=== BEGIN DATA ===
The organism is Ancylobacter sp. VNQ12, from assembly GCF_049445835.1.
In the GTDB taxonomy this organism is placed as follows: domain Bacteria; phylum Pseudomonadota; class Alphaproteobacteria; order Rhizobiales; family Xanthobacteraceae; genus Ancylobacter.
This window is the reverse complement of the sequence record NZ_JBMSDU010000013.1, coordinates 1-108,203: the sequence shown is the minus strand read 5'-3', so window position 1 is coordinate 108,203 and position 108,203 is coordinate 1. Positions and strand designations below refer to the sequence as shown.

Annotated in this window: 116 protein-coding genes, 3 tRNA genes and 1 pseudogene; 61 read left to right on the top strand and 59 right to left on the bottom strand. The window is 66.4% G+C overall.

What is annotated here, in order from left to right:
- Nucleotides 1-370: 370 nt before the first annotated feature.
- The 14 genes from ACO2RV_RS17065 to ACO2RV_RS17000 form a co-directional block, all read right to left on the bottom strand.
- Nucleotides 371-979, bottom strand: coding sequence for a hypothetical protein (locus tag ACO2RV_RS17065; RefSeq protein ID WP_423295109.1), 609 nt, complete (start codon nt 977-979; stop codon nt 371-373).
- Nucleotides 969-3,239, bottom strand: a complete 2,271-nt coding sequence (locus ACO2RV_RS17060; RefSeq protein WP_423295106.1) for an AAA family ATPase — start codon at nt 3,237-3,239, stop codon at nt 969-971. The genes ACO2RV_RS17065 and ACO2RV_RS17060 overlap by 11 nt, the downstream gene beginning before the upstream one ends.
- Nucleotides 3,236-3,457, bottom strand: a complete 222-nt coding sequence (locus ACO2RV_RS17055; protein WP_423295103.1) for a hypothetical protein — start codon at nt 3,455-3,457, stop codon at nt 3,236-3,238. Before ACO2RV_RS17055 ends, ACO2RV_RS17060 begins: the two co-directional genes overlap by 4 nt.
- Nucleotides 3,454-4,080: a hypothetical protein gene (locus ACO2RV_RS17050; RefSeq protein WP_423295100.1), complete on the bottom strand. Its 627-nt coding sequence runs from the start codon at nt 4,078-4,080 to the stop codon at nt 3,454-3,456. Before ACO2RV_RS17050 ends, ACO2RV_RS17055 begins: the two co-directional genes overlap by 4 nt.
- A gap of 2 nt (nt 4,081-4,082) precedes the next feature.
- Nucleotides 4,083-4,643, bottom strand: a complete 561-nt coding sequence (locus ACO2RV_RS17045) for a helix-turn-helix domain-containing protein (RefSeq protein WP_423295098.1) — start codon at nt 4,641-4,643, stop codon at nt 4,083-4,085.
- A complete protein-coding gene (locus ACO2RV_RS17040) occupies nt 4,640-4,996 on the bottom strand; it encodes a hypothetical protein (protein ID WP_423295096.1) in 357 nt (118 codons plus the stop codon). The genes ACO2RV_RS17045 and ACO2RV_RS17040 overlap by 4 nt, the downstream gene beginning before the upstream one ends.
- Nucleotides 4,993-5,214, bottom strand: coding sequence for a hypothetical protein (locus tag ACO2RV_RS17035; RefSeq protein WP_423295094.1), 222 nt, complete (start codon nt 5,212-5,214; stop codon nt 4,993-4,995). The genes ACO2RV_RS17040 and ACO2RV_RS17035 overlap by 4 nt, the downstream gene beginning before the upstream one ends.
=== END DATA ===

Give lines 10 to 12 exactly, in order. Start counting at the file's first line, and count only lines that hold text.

- Nucleotides 3,236-3,457, bottom strand: a complete 222-nt coding sequence (locus ACO2RV_RS17055; protein WP_423295103.1) for a hypothetical protein — start codon at nt 3,455-3,457, stop codon at nt 3,236-3,238. Before ACO2RV_RS17055 ends, ACO2RV_RS17060 begins: the two co-directional genes overlap by 4 nt.
- Nucleotides 3,454-4,080: a hypothetical protein gene (locus ACO2RV_RS17050; RefSeq protein WP_423295100.1), complete on the bottom strand. Its 627-nt coding sequence runs from the start codon at nt 4,078-4,080 to the stop codon at nt 3,454-3,456. Before ACO2RV_RS17050 ends, ACO2RV_RS17055 begins: the two co-directional genes overlap by 4 nt.
- A gap of 2 nt (nt 4,081-4,082) precedes the next feature.